€750,000 or 10% of total worldwide revenue (whichever is greatest)
In short, modern slavery legislation is continuing to progress around the world, and companies – particularly large companies with global footprints – may face material consequences if they fail to identify, address and report on modern slavery risks. Engagement on modern slavery is therefore growing in importance.

Our engagement sought to identify best practices implemented by “high-risk” companies

In 2019 and Q1 2020, we had 66 interactions with 32 companies on modern slavery. We focused on comparatively high-risk apparel, automobile, and information and communications technology (ICT) companies. We think that these companies will face greater stakeholder scrutiny due to growing awareness of modern slavery in supply chains and – in some cases – increased compliance obligations.
Leveraging the research of KnowTheChain – a resource for companies and investors to understand and address modern slavery risks in their direct operations and global supply chains – we identified gaps, and leading practices, in companies’ modern slavery statements (or equivalent). In terms of their core content, we think that all companies – regardless of geographic location – should elaborate on the following six areas referred to in the UK Modern Slavery Act 20156:
  • Structure and supply chains
  • Policies in relation to slavery and human trafficking
  • Due diligence processes in relation to slavery and human trafficking
  • Risk assessment and management
  • Effective action taken to address modern slavery
  • Training on modern slavery and human trafficking
Our engagement and research revealed that companies that are transparent about all of these areas tend to have more robust policies to combat modern slavery.
Supply chain transparency promotes corporate accountability and strengthens human rights due diligence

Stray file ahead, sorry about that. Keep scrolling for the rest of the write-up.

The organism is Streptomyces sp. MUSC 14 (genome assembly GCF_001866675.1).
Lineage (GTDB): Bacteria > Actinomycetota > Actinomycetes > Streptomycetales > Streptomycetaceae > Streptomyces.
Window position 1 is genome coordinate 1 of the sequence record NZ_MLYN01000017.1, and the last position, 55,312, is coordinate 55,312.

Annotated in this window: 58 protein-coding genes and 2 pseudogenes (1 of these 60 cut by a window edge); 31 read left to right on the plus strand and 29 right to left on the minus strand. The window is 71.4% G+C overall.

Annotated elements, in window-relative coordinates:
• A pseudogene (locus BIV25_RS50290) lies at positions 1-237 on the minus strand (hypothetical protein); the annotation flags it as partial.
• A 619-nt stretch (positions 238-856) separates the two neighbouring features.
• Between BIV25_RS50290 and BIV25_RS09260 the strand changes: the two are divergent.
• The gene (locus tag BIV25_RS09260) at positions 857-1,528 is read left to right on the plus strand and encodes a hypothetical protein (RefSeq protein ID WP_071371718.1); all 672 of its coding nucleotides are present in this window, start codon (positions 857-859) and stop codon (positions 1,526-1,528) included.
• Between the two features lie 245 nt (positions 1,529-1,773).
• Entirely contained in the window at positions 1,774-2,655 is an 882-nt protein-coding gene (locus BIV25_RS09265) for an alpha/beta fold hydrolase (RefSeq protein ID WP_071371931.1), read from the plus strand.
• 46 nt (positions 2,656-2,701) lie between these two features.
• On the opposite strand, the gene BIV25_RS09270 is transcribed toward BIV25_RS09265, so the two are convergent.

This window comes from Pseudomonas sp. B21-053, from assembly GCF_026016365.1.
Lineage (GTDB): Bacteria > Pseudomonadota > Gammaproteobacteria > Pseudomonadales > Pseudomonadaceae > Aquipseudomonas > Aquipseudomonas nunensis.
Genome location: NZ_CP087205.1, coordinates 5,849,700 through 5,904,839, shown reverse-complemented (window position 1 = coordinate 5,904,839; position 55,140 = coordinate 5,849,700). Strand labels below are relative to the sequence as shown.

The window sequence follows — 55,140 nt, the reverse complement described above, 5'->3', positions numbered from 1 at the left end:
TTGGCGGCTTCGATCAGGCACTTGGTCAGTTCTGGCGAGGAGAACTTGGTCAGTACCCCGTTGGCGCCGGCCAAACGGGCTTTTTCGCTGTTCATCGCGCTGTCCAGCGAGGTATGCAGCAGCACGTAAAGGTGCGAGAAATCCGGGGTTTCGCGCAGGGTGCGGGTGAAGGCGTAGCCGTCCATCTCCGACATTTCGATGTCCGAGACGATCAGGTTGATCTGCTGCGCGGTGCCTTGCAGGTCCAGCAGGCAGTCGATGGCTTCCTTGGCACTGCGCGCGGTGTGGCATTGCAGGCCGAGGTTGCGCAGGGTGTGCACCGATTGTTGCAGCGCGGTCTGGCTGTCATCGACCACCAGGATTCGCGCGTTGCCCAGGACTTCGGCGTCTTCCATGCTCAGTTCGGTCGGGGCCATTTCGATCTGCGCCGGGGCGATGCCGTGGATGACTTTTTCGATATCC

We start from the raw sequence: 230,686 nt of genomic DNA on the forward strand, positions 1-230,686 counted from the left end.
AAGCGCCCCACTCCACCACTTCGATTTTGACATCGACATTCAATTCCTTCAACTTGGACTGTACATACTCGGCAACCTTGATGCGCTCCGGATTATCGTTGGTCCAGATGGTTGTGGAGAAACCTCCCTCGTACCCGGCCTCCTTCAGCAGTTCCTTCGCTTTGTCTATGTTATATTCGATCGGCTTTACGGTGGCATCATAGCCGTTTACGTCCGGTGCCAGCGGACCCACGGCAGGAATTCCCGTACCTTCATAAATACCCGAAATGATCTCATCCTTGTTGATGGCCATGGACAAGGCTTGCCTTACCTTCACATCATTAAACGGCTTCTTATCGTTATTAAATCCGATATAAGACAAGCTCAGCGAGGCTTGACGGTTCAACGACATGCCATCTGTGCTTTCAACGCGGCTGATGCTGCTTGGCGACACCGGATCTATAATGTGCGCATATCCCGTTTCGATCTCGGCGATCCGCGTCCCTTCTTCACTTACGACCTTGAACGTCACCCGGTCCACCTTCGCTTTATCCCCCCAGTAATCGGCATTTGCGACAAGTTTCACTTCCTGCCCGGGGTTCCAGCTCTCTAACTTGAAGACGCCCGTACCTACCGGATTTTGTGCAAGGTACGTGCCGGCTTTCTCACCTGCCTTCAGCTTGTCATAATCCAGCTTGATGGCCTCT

A key step for any company striving to mitigate modern slavery risks is supply chain due diligence, which should then be a stepping stone to supply chain transparency. We think that transparency reinforces due diligence, and demonstrates a company’s willingness to being held accountable if human rights violations occur in its supply chain. Moreover, transparency can contribute to enhancing a company’s reputation.
H&M is one example of a company that has improved its supply chain transparency in recent years. It is one of only 22 companies (as of November 2019) that are fully aligned or committed to aligning with the Transparency Pledge, which requires apparel companies to publish standardised information about their supplier factories. H&M discloses the names, locations and some additional information about the factories manufacturing its branded products. The company has even gone a step further, disclosing the names and locations of 300 mills that provide its suppliers with fabrics and yarns7. It is important to note that companies manufacturing higher priced goods are not necessarily more transparent: Armani and Ralph Lauren are examples of luxury brands that have not yet publicly disclosed supply chain information.

Addressing modern slavery risks in lower-tier suppliers is not yet commonplace

Although many larger companies have improved their understanding of their first-tier suppliers’ (companies which directly supply them with parts/materials) exposure to modern slavery risks, very few companies are monitoring the labour practices of their second-tier suppliers, which supply first-tier suppliers. If companies do not audit their second-tier suppliers, we encourage them to cascade responsible labour practices to lower-tier suppliers by – at a minimum – requiring first-tier suppliers to include “CSR” (corporate social responsibility) clauses covering ESG issues in their own procurement contracts. In this regard, we are encouraged by the Responsible Business Alliance’s (RBA) stance: